Dougie's party wheeled onward through pinatas, play-fights, balloon animals, duck-duck-goose, apple-bobbing, games of tag, two dozen youngsters unleashing enervated laughter through heaves and heavy coughs while being chased around a home where only Dougie knew all the labyrinthine twists and turns, through parents' legs underneath the long dining room table. Fro-yo was dispensed and dished to all toddlers not otherwise engaged in a one-man go-round of Hide and Seek by local ambassador for the Alliance of Independent Frozen Yogurt Dispensaries, Sheila au Lait, who was partnering with Dougie's parents—D's 'rents both being Tourism Industry of Nova Scotia staffers keen on keeping these healthy-alternative soft-serve swirl slingers around for a few more summer seasons in the downtown core—to cater the party and also do some fro-yo promotion/informal qualitative research on some hungry sweet-tooths regarding new flavours at the newest spot on Dresden Row.
The kid's bellies filled beyond bursting with more treats than little Myles could have ever imagined up there in the quiet swathing of inky dark. Dougie got every video game, action figure and King Arthur costume accessory he had written on the rice paper insert of the birthday invitations sent out to his classmates' families. Wearing his King Arthur crown, Arthurian robe and wielding a plastic chocolate-buttercream-frosting-tipped sword, he sent the kids who only gave him a measly birthday card or winter mittens home without treat bags. He screamed from the top of a chair at the children and the lesser-fortunate parents—who shouldn't have bothered coming—that they were banished henceforth from the grounds, sans a second helping of Their Majesty's chocolate cake.
All the while, young little buddy Myles was still stowed away in the closet, all the children having forgotten that they even rid the party of him. The little boy was into his fourth hour of being crouched and tensed-up now, safe in shadows listening to all the commotion of the party downstairs, thinking, "Gee, they must really be having such a ball looking for me." Beads of sweat ran down his thigh and he thought someone was about to find him, but then he heard the upstairs toilet flushing. His hunger increased and he kept himself at bay by sucking and chewing on the sleeve of one of Dougie's mother's sheer blouses. He took the empty, rotting feeling in his belly as a mark of his Hide and Seek expertise, and wasn't going to give himself up without a fight. Six hours in, the classmates started throwing on their boots and making their way out of the house. He thought about being boastful for a brief second and yelling at the top of his lungs from the window that he knew who was just to the left of the closet, that they weren't going to find him out in the bushes, before returning to his hiding place. But when he re-adjusted himself to get ready for a two-second dash, he fell to his side and his joints felt immovable. Come the seventh hour, even the inky dark of the lightless closet made him dizzy. He had to close his eyes to calm the endless spinning sensation. He felt like he was spiraling down into a deep, black pit and worried he had fallen so far no one be able to find him again. He started to think of his mommy and how she'd need him to get her more medicine in a few days, holding his knees to his belly on the floor, his lips and eyelids swelling to cartoon proportions. He could faintly hear the sounds of vacuum cleaners and the draining of the apple-bobbing barrel in the backyard.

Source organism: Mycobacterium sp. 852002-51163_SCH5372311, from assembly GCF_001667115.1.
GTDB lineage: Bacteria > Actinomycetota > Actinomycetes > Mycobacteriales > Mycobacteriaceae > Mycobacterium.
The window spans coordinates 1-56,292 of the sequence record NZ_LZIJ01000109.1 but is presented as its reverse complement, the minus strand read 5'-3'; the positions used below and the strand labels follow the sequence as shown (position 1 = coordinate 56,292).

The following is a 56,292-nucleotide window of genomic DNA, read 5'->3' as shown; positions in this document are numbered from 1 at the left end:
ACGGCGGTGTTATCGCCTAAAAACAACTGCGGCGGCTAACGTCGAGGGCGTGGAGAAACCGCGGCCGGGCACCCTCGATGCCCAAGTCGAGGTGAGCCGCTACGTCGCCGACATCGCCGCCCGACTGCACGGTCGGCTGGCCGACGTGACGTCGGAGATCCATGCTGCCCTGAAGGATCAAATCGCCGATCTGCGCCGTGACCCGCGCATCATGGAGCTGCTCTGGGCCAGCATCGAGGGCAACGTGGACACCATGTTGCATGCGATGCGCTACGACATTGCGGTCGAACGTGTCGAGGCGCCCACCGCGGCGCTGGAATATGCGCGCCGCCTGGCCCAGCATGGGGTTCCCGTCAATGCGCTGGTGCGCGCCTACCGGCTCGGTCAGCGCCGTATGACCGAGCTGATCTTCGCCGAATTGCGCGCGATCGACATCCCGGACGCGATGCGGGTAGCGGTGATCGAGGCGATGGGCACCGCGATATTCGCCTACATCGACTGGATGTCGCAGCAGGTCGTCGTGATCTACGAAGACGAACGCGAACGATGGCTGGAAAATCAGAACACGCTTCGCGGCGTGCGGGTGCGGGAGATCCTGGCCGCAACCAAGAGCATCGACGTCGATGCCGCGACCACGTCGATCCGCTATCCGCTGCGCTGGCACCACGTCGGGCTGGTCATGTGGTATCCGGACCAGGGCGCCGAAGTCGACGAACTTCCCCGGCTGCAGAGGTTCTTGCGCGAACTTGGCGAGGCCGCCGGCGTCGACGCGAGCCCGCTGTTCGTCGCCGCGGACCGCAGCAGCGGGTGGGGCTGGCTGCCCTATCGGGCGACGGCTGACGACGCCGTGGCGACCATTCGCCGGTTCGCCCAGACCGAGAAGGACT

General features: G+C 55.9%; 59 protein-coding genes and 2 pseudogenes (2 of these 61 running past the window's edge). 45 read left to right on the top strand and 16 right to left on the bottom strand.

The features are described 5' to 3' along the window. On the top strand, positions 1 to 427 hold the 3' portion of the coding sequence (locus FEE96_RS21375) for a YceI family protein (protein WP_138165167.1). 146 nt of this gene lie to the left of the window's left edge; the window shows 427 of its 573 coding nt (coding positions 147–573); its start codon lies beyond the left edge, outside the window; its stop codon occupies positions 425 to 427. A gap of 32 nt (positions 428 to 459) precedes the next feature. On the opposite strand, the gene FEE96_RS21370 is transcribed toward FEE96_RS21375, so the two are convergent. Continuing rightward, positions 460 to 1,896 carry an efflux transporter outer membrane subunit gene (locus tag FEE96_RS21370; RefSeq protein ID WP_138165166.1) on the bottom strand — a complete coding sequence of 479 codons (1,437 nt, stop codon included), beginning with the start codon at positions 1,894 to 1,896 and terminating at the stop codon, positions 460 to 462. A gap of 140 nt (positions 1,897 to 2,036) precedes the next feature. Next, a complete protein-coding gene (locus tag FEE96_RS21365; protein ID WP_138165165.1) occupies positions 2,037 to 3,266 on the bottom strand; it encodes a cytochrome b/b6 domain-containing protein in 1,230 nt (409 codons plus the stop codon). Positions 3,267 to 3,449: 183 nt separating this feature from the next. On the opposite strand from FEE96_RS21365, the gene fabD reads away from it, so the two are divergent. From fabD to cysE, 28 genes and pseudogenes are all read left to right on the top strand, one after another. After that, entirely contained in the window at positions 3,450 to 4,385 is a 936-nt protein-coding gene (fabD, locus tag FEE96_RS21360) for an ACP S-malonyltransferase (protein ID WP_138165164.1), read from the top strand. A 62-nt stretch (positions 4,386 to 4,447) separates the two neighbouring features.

Myles wondered how long the kids would be outside looking for him, and fantasized about being thrown on everyone's shoulders and being given Dougie's King Arthur sword in celebration of his valour and prowess. As the eighth hour passed, Myles tried to find the handle but felt like he was in a whole different world of dark than before. He felt cold and wet. Moments were lengthened and covered all in black and his body felt hollow. He wondered when they were going to ask him to give up. He wondered if he would give himself up. By the ninth hour the yellow puddle that inched its way to the foot of Dougie's parent's bed from the closet doors caught their eye as they were changing into their pyjamas. Dougie's father approached the door with a baseball bat and his mom peered over his shoulder whispering that it better not be some welfare rat who snuck into the house through the backdoor looking to make a mommy and daddy out of them.
The new chapter of Half-heard is published in The Coast—newspaper version—every Thursday. One week later it is published here online. So it's easy to catch up online, but best to stay ahead in print.
posted by ADAM FISKE, Dec 1/16
by Christian DeWolf (christiandewolf.com) comments 0
posted by ALLIE GRAHAM, Nov 17/16
Local initiative aims to bring the hosts of the pop culture podcast to town. comments 1
posted by MORGAN MULLIN, Nov 10/16
Acadia prof Erin Wunker is launching the handbook. comments 0
posted by REBECCA DINGWELL, Nov 10/16
“I thought that if I was able to tell these stories, people would know ‘I’m not alone.’” comments 0
posted by REBECCA DINGWELL, Oct 31/16
The Nova Scotia-based writer just released her latest novel, The Witches of New York. comments 0
posted by MICHAEL LAKE, Sep 29/16
Burnley “Rocky” Jones’ autobiography launches this weekend, giving an opportunity to reflect on his life and work. comments 0